Niele Ivey

Former Notre Dame women’s assistant coach/player was named an assistant for the NBA’s Memphis Grizzlies on Monday.

Spend time talking basketball, talking life, just talking with Niele Ivey and it was easy to understand that the former Notre Dame women’s basketball point guard was ticketed for the big time.

Traditionally, that meant becoming a head coach for a premier college program. That was then. Now, it’s a different time and a place where professional doors previously closed to women are kicked open.

They opened Monday afternoon for Ivey, named an assistant coach for the NBA’s Memphis Grizzlies. It’s seemingly a stunning step for someone who spent her entire coaching career on Hall of Famer Muffet McGraw’s staff at Notre Dame — the last 12 seasons — but for those who know the game, who know Ivey, who know the forward thinking of the billion-dollar business of the NBA, it’s really not that big of a deal.

Ivey’s built for this. She can do this.

The move arrived eight days after the premature announcement from her son Jaden, who’ll be a high school senior. Expected to sign in the fall to play at Purdue, he was set to start his final year at Marian High School. He posted last week on social media plans to spend his last year of high school at LaLumiere, a private boarding school in LaPorte. The next morning, the announcement vanished, though he assured the Tribune via text messages that the move still would happen.

Turns out something had to happen first.

A day after Jaden Ivey’s social post disappeared, news of his mother’s potential hiring in Memphis started to gain steam down south. Slowly, the dots were connected. With her only child’s immediate future secured, Ivey could chase her next basketball challenge.

Some may wonder why Ivey would leave her alma mater — a place where plenty had her pegged as McGraw’s eventual replacement — for the NBA. Why now? Why not?

If you believe you can coach any level of basketball, and Ivey believes she can, the NBA is the pinnacle of the profession.

Several already blazed the trail that Ivey now follows. Becky Hammon is entering her sixth season as an assistant to coach Gregg Popovich in San Antonio. Also a former college player, Hammon’s been the head coach of the Spurs’ summer league team the past few seasons. She’s a respected voice. Not because she’s a woman, but because she knows basketball.

One of the first hires of former Michigan coach John Beilein when he stunned the basketball world in June by taking the Cleveland Cavaliers’ coaching job was Lindsay Gottlieb, who was the head women’s coach at California.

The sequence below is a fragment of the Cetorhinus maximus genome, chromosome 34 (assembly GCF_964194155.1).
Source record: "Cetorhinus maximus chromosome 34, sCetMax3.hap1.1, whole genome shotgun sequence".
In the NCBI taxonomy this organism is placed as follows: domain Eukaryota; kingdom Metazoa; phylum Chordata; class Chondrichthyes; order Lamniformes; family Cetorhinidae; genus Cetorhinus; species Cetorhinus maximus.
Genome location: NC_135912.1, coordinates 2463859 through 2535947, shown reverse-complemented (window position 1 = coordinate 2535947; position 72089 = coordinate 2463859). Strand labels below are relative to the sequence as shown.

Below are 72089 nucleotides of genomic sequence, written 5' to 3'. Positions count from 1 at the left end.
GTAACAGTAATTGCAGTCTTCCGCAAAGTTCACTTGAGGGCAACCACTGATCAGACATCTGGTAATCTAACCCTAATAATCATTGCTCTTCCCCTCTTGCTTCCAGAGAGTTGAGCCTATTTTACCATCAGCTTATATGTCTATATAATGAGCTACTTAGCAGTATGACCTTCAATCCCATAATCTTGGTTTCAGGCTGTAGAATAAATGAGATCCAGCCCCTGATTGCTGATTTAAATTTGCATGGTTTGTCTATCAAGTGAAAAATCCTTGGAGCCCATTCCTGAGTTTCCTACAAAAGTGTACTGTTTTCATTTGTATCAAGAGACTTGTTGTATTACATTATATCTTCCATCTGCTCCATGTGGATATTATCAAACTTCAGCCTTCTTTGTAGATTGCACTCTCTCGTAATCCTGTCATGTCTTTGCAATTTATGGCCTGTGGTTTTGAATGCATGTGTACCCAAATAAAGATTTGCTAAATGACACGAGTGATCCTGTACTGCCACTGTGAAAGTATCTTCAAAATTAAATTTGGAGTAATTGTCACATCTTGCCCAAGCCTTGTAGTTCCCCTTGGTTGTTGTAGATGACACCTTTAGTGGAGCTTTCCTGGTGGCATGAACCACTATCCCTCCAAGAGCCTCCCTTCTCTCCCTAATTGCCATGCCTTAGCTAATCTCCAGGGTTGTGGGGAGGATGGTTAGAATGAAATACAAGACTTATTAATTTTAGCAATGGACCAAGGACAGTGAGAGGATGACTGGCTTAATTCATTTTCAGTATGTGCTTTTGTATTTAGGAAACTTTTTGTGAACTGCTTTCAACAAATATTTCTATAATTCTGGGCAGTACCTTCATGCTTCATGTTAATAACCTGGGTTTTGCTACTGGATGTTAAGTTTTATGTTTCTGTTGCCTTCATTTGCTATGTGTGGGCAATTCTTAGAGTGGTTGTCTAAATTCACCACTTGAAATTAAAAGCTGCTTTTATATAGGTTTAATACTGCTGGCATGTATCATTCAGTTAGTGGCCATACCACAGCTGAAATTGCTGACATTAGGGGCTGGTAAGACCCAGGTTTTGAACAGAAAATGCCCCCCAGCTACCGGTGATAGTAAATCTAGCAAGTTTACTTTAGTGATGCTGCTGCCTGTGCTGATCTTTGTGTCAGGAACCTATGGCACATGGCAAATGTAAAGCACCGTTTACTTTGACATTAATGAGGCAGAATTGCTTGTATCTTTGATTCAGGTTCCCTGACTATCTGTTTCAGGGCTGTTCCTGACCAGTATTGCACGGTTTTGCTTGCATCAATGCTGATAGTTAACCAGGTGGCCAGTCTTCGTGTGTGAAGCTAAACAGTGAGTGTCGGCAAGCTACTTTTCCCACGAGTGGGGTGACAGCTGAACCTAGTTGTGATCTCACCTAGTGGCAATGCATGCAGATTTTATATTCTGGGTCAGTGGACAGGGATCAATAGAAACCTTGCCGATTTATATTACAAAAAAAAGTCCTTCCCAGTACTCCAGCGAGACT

For as much women are celebrated in the college and WNBA games, the NBA carries itself as the biggest and the best of the basketball worlds. The league’s proven that it doesn’t matter who you are, where you come from, what sex you might be, if you have a bright mind for the game, they’ll find you. They’ll hire you.

The NBA isn’t a celebration of a single gender, something the NCAA Women’s Final Four has become, and honestly, almost uncomfortably at times. The NBA is a collection of the world’s best basketball players and the game’s brightest basketball minds — men AND women.

Ivey becomes the ninth woman to join a current NBA staff. The 41-year-old deserves to be in those pre-game meetings and in the huddles with first-year Memphis coach Taylor Jenkins at FedEx Forum. At Madison Square Garden. At Staples Center. At United Center.

The players will listen to her. They’ll respect her. They’ll have to, mainly because she’ll work as hard as anyone in the league for years. That’s the way she is.

Forget that Ivey’s never coached beyond college. Forget that she’s never been a head coach at any level. She’s played the game. She’s coached the game. She’s lived and breathed the game.

That was evident in the time the Tribune spent with her last March in preparation for a second-round NCAA tournament game against Michigan State. Ivey had the scout for the Spartans, a team the Irish would beat by 18 points. She had only a small window of free time — during lunch — to talk in the one day between games.

Her stir-fry chicken could wait. Basketball, for her, couldn’t.

She talked for five minutes. Then 10. Then nearly 15. Might have gone for 20 or more. The immediate takeaway? Her future was white-hot bright.

Ivey’s scouting reports were drafted as if she was studying for medical school. Or law school. All basically formulated overnight. She talked about watching games and games film. Of writing and rewriting her report. Of staying up late into the night until somewhere past exhaustion. She grabbed a couple hours of rest, then would be up again the next morning making sure every single scenario was addressed for McGraw.

That’s the kind of drive, the kind of detail, the kind of determination it takes to get to where Ivey now stands.

Ivey proved it long ago, proved it when she helped McGraw win her first national championship as the Irish starting point guard in 2001. Proved it as an associate head coach in 2018 when Notre Dame won its second national championship. Proved it on the recruiting trail. Proved it at practice. Proved it on the bench. Proved it almost every day she called her alma mater home.

Monday seemed not so much a good-bye, but a see-you-again sometime down the basketball road for Ivey and the Irish.

“It really speaks to Niele’s expertise that, out of all the coaches in the country, she was chosen for this position,” McGraw said in a statement. “The NBA is setting an excellent precedent of hiring and promoting women.

“This is going to be a great learning experience for Niele and hopefully one day she can take all that she’s learned and bring it back to our program.”

That’s for one day down the road. Maybe way down the road. For now, Ivey’s going other places as a coach. Big places.

Nobody deserves it more.

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